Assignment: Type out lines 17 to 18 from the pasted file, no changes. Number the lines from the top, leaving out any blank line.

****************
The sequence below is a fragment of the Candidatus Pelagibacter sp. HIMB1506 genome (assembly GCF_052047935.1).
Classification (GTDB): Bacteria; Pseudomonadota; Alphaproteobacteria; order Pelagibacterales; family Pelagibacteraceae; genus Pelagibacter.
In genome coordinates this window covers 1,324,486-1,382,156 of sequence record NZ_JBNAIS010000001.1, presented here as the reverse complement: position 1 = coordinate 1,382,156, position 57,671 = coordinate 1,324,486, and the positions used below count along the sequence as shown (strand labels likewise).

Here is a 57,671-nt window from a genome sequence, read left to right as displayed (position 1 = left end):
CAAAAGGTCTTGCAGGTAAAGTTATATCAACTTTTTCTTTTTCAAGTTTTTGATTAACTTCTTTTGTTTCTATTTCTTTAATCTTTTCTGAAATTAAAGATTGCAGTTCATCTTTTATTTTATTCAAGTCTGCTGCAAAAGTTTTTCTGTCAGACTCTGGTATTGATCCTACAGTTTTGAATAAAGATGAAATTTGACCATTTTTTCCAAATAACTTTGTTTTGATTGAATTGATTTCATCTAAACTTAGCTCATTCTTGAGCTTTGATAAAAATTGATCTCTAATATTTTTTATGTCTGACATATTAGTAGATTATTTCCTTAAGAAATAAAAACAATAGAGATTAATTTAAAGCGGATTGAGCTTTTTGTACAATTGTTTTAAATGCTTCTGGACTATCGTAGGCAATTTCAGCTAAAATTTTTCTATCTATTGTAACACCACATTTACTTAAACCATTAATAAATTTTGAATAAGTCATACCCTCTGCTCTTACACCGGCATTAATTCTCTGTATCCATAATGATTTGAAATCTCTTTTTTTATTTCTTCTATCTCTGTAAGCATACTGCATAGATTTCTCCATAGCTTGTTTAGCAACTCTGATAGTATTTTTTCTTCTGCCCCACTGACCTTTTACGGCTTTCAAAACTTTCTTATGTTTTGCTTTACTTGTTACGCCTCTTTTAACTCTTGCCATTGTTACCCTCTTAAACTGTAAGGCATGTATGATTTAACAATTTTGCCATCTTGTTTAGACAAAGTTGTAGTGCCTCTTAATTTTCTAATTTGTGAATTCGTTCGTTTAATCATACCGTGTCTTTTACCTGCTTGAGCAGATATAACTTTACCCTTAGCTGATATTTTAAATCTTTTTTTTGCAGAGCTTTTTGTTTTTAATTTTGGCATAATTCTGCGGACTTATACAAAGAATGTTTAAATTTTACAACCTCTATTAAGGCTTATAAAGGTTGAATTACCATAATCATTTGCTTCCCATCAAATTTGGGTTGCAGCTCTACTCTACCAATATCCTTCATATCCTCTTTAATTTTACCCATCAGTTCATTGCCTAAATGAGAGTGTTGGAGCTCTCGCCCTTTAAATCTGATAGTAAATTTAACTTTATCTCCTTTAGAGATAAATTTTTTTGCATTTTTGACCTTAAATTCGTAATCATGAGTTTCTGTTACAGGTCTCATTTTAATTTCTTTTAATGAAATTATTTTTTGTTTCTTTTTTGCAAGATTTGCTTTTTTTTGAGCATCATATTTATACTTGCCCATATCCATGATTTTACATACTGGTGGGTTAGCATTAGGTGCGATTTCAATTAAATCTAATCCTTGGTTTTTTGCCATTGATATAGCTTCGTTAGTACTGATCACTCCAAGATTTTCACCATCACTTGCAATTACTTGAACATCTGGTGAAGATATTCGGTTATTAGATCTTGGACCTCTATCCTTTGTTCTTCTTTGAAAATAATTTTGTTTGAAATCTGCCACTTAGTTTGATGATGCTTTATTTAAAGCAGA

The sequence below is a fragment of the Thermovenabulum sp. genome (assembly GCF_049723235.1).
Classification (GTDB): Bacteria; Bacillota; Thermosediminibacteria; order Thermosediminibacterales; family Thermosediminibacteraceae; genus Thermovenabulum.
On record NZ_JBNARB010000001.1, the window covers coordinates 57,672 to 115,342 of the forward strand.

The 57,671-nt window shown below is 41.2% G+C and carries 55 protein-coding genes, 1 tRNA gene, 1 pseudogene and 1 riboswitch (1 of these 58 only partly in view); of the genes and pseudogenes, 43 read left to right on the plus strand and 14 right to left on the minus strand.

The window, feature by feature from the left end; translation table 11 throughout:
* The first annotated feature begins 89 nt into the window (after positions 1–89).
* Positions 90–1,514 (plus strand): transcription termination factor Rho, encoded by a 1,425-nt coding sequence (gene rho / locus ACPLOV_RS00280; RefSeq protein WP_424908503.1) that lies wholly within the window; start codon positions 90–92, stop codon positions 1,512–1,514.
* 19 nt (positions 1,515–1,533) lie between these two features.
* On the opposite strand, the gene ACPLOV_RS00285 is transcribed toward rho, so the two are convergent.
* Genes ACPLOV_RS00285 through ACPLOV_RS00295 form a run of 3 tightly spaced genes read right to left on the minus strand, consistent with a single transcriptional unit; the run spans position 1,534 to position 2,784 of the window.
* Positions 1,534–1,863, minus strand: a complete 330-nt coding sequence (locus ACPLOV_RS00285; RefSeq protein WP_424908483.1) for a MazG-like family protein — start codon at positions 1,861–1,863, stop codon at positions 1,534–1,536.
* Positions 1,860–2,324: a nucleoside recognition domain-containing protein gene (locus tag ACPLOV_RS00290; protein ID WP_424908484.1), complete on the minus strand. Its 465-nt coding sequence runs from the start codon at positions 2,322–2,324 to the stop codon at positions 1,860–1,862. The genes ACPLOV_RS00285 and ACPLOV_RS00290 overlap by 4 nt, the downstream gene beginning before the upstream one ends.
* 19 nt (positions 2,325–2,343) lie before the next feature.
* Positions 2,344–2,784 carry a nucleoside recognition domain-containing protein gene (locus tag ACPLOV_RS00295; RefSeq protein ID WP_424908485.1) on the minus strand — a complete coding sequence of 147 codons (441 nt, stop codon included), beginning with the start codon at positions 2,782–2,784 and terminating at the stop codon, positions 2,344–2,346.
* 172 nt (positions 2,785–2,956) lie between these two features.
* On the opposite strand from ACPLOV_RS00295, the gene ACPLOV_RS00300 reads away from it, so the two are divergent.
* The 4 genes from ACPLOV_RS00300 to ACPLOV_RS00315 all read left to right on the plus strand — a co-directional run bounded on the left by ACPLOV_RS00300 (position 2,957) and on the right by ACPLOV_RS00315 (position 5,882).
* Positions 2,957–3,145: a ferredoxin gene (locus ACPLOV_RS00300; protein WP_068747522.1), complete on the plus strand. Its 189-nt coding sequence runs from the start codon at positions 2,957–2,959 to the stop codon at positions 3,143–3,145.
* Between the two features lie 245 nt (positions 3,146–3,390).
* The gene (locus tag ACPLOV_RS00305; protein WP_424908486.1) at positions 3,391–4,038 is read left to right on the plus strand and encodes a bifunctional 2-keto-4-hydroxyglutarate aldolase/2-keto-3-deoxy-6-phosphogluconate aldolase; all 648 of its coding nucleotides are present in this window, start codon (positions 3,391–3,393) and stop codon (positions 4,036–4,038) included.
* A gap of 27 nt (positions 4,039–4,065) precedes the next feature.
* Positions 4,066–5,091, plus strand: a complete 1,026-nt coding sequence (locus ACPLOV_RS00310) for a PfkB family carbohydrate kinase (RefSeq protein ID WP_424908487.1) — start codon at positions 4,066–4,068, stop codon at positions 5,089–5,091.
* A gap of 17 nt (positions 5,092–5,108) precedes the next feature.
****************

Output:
* Positions 1,860–2,324: a nucleoside recognition domain-containing protein gene (locus tag ACPLOV_RS00290; protein ID WP_424908484.1), complete on the minus strand. Its 465-nt coding sequence runs from the start codon at positions 2,322–2,324 to the stop codon at positions 1,860–1,862. The genes ACPLOV_RS00285 and ACPLOV_RS00290 overlap by 4 nt, the downstream gene beginning before the upstream one ends.
* 19 nt (positions 2,325–2,343) lie before the next feature.